Muslims attend mosque reopening in Bosnian Serb town

Category: World Affairs Topics: Bosnia And Herzegovina, Conflicts And War Views: 2022
2022


A group of believers arrive for the opening ceremony of the mosque in Gradiska, 80 km north of Banja Luka, 14 July 2001. Several hundred Bosnian Muslims gathered in the Serb-run town of Gradiska on Saturday for a ceremony to mark the inauguration of a mosque that was rebuilt after being destroyed during the 1992-95 war. The original Obradovacka mosque, built three centuries ago, was destroyed by Bosnian Serbs during the war along with other nine mosques in Gradiska

GRADISKA, Bosnia-Hercegovina, July 14 (AFP) - Some 700 Bosnian Muslims gathered under tight security in the Serb-run town of Gradiska over the weekend for a ceremony to reopen a mosque that had been destroyed by Serb forces during the 1992-95 war.

"From now on this is a town of peace, freedom and prosperity," Gradiska mufti Besim Seper said during the two-hour-long ceremony, which went off without incident.

Seper also praised some 800 local policemen who provided security at the ceremony at the Obradovacka mosque, the first to be reopened in Gradiska, a town in the Serb-run part of Bosnia known as Republika Srpska (RS).

The original Obradovacka mosque, built three centuries ago, was destroyed by Bosnian Serbs during the war along with other nine mosques in Gradiska, which is located some 50 kilometres (31 miles) north of the Serb capital of Banja Luka.

The mosque was rebuilt from funds largely donated by Muslims who lived in Gradiska before the war, but were in many cases chased from their homes by Serbs. The town's Serb and Croat population made a smaller contribution.

"It's not surprising. Kind-hearted people do not mind such things," Vehbija, a 51-year-old Muslim who continues to live in Gradiska, told AFP.

"It's still early but time heals all things," he added.

But Hava Brkic, a 46-year-old Muslim refugee who returned to her home town to attend the ceremony, disagreed.

Two young Muslim girls, members of a choir, attend the opening ceremony of the mosque in Gradiska, 80 km north of Banja Luka, Saturday 14 July 2001. Several hundred Bosnian Muslims gathered in the Serb-run town of Gradiska on Saturday for a ceremony to mark the inauguration of a mosque that was rebuilt after being destroyed during the 1992-95 war. The original Obradovacka mosque, built three centuries ago, was destroyed by Bosnian Serbs during the war along with other nine mosques in Gradiska.

"It's all forced. We don't have any rights here. I was born here but our Serb neighbors chased us away," she said.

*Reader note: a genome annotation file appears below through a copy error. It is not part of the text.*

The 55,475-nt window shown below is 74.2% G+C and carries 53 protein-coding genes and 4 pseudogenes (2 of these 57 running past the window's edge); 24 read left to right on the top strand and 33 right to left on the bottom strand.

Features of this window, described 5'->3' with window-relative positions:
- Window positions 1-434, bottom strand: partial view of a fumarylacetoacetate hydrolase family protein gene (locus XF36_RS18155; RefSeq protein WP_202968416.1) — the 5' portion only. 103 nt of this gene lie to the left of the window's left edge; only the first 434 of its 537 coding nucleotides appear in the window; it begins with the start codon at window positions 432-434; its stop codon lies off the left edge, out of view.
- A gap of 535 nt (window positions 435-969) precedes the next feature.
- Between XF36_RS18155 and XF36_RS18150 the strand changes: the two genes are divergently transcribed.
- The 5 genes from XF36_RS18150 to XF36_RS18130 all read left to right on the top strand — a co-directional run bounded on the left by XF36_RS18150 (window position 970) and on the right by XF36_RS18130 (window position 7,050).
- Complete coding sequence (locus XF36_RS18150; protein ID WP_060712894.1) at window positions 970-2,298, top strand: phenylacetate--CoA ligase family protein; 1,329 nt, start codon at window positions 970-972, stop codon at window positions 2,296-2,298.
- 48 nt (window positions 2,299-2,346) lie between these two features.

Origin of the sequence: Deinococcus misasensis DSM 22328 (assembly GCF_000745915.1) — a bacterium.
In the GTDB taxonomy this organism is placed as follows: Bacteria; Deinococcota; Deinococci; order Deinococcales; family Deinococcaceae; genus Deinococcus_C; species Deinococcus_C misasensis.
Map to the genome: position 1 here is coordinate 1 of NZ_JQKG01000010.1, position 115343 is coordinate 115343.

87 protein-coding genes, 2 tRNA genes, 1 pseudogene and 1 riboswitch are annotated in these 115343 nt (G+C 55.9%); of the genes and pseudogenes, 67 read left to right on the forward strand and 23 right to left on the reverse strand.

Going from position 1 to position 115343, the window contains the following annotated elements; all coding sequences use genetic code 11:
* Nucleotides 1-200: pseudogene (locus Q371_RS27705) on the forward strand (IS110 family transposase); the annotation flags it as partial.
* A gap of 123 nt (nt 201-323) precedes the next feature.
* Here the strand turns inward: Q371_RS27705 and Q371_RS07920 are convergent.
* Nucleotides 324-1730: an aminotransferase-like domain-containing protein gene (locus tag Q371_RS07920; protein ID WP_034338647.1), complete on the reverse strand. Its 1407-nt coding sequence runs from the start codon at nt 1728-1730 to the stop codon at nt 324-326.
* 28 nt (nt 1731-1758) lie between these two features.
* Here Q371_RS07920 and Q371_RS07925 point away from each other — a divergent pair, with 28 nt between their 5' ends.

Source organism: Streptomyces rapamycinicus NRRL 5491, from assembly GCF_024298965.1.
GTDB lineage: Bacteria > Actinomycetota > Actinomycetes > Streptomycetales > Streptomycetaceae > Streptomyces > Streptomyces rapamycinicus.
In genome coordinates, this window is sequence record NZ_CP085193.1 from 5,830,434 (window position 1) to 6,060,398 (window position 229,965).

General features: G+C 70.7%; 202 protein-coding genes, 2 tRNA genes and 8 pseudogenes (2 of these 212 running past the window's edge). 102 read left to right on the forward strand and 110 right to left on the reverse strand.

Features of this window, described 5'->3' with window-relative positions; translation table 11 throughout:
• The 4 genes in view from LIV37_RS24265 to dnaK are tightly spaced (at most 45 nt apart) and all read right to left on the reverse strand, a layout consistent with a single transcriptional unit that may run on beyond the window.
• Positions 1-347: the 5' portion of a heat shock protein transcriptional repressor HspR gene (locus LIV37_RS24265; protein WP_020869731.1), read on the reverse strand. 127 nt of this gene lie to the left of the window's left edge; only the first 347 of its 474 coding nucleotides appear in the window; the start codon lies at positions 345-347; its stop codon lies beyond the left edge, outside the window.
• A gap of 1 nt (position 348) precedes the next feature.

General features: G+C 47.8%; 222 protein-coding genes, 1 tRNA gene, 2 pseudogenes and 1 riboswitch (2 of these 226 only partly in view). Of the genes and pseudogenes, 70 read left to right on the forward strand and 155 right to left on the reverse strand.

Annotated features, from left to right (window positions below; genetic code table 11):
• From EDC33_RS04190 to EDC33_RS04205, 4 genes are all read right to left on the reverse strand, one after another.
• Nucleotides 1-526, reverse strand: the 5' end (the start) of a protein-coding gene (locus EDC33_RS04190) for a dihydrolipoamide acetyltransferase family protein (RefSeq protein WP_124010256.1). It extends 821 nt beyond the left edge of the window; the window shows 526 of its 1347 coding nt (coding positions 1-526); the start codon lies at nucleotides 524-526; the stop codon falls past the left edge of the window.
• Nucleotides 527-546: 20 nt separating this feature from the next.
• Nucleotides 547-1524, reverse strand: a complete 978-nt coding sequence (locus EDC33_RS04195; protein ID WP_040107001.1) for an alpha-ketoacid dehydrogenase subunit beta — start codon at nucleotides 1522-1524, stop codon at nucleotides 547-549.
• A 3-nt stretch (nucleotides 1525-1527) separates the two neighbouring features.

"Here I'm not allowed to say I'm a Muslim," Brkic added.

Muslims made up around a third of Gradiska's pre-war population of some 60,000. Some 3,000 remained in the town during the war, while an estimated 3,000 have returned to Gradiska so far.

Work on rebuilding the Obradovacka mosque started in August last year.

Another Gradiska mosque is due to be reopened on August 11.

"This is a mosque of peace and no one has to be afraid of it," Banja Luka mufti Edhen Camdzic said.

Besides local officials, the ceremony was also attended by representatives of the international community.

Most members of the local Serb population, however, remained aloof.

"I just do not care, one should do as one pleases," an 18-year-old Serb, who was passing by, said.

Although Saturday's event went off peacefully, previous ceremonies in May to mark the rebuilding of two mosques in the Bosnian Serb towns of Banja Luka and Trebinje sparked violent anti-Muslim riots which left one Muslim dead and several dozen injured.

The international community strongly criticized the violence.

Post-war Bosnia is divided into the Republika Srpska and the Muslim-Croat Federation.


  Category: World Affairs
  Topics: Bosnia And Herzegovina, Conflicts And War
Views: 2022

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Older Comments:
M. PIHURA FROM BOSNIA-HERZEGOVINA said:
The author of this article stated several things that are not true:
State of Bosnia-Herzegovina is NOT DIVIDED, but temporarily
administratively reorganized into two entities, in order to obtain
peace and tolerance - of which obviously the author has neither
as she skillfuly distorts the truth.
The author calls Bosnians who gathered in Gradiska "Bosnian
Muslims" although their own name is "Bosniak", not "Bosnian
Muslim" - former communist invention which created lots of
confusion and misunderstanding. And although huge majority of
Bosniaks are muslims, they are not by all means the only
muslims in the State Bosnia-Herzegovina, as substantial number
of other European Muslims moved in in the post-war years.
And said mosque was destoryed not only by local individuals
who claimed to be Christian Orthodox Serbs but by individuals
from Serbia and Montenegro as well who continue to undermine
the Bosnian statehood, the reputation of benevolent Bosnians
who adhere to their muslim faith and obstruct the reconstruction
of the ruined masjeeds and graveyards in the State Bosnia-
Herzegovina. Just check the case of Fatima Orlovic!
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